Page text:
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#2) On July 27, 2008 at 10:23 AM, alstry (36.54) wrote:

RD,

I agree.  But I am not sure offshore drilling will make up the deficit.  CA's gas usage is declining as the economy continues to slow.

CA's economy was dependant on credit and ability to access credit is all but disappearing.  Now it and its citizens are left with a pile of debt.  The rest of the US for that matter but CA is much further along.

The problem for CA now is that its revenues are too low to cover its current debt obligations....you think that investors are going to want to risk their money on additional debt issues?  Especially with insurance in doubt these days!!!!!!!

America is at a very serious crossroads right now....maybe the most serious in its history.  As a nation, the only two major asset classes left with much NET value is the stock market and bank deposits.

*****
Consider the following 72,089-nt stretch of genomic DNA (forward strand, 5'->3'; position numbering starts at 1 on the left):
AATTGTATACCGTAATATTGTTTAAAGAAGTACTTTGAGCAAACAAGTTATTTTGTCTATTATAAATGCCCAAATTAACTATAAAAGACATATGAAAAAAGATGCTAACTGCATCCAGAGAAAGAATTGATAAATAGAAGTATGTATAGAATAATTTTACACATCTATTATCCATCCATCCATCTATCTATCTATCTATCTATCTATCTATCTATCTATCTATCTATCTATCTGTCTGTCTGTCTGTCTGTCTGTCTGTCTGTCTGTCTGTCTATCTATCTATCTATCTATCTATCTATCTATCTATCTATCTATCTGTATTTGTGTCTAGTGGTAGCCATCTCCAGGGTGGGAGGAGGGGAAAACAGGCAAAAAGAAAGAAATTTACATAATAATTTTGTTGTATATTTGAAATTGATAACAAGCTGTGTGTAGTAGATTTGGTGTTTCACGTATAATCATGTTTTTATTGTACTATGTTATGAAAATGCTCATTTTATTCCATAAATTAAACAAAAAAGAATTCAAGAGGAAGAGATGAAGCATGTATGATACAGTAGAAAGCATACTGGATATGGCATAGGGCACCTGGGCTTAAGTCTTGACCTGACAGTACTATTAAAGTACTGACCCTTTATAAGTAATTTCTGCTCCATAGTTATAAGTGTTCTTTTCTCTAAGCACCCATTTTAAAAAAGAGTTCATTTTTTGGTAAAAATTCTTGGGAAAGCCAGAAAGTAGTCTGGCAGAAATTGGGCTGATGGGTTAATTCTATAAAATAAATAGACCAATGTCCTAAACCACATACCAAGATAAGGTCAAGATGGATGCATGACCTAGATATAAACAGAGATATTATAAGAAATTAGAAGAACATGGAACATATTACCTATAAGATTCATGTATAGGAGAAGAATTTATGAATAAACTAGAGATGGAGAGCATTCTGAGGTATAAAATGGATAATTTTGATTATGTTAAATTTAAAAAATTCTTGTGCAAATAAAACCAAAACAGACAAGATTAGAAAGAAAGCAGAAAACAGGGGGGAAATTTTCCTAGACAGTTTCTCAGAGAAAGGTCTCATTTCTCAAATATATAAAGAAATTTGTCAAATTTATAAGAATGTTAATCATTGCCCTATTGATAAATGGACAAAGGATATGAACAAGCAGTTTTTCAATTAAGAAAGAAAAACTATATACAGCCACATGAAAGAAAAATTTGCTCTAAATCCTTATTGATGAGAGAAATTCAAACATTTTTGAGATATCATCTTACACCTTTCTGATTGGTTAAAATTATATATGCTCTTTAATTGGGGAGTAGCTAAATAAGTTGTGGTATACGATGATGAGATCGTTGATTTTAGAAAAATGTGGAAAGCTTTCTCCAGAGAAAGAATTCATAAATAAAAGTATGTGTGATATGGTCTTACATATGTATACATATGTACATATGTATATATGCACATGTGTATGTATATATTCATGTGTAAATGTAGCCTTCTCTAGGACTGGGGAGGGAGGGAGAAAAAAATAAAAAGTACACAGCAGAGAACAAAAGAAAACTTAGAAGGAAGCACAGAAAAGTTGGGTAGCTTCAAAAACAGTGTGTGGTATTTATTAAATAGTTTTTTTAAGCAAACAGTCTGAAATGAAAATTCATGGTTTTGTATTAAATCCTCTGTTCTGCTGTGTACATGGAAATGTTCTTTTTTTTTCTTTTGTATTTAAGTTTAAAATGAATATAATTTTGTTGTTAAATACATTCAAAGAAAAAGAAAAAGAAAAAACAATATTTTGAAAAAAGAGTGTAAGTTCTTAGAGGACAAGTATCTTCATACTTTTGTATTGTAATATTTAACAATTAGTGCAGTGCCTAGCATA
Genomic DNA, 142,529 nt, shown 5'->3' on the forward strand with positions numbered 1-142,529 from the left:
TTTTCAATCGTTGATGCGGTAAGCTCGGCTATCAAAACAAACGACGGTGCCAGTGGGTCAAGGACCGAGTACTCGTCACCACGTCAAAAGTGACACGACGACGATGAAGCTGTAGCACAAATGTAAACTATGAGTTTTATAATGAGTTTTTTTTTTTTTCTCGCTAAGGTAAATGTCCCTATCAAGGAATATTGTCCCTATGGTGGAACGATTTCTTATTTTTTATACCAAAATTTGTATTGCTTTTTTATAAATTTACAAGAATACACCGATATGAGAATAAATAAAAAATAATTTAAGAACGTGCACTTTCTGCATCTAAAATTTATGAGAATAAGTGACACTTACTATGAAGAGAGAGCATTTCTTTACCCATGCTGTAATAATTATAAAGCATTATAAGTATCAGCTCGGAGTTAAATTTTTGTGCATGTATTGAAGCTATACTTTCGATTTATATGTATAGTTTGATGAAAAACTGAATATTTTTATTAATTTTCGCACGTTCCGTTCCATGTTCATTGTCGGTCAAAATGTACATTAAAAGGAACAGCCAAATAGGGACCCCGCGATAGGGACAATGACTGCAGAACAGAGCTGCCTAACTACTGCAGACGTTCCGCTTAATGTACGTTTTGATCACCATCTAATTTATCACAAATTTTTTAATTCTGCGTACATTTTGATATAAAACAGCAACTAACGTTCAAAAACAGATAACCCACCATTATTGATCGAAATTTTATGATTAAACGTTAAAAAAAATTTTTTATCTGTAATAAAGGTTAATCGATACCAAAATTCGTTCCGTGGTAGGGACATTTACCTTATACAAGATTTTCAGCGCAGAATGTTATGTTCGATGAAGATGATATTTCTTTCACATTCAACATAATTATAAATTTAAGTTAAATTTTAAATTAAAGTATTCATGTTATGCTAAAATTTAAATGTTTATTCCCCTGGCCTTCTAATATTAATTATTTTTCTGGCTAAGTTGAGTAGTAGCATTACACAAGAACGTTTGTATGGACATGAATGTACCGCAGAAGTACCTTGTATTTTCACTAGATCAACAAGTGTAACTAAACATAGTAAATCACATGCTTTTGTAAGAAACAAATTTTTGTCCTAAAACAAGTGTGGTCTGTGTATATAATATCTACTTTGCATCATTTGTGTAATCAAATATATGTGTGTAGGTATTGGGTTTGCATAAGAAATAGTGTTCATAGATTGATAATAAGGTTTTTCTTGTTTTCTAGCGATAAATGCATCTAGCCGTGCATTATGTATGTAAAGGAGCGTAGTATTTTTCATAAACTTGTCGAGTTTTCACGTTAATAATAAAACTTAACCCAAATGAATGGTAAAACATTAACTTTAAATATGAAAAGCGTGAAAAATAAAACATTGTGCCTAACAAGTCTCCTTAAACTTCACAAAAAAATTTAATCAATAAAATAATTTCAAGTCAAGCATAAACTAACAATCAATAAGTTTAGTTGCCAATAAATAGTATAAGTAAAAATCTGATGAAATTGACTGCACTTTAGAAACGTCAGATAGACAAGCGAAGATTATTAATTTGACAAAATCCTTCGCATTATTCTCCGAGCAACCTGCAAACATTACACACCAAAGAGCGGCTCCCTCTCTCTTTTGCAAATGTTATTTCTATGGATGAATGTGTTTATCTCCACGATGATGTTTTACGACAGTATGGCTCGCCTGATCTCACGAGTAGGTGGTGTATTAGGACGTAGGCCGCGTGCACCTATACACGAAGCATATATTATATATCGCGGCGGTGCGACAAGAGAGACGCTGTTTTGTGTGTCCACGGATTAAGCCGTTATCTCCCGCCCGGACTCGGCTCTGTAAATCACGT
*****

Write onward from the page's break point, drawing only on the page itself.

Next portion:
What happens if there is a run on the stock market due to a declining world wide outlook for earnings and increasing liklihoods for bankrupties?  Do you think that the $50 Billion covering the current $7 Trillion in deposits will be sufficient?

The situation is a mess.....it will be interesting to see what solutions will be proposed.

Tomorrow Obama meets with Buffet and a few others to discuss the issues.  At least Buffet will tell the truth.

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#3) On July 27, 2008 at 11:01 AM, alstry (36.54) wrote:

Housing RESCUE Bill is like "throwing a rubber bone to a starving dog"!!!!!!!!!!!!!!!!!!!!!!!!!

First, it doesn't even start until Oct. 1st.  Second, officials say it will probably take a lot longer before systems are in place to actually get going.

From CNN:

Qualified borrowers must live in their homes and have loans that were issued between January 2005 and June 2007. Additionally, they must be spending at least 31% of their gross monthly income on mortgage debt to be eligible for the program.

They can be up to date on their existing mortgage or in default, but either way borrowers must prove that they will not be able to keep paying their existing mortgage - and attest that they are not deliberately defaulting just to obtain lower payments.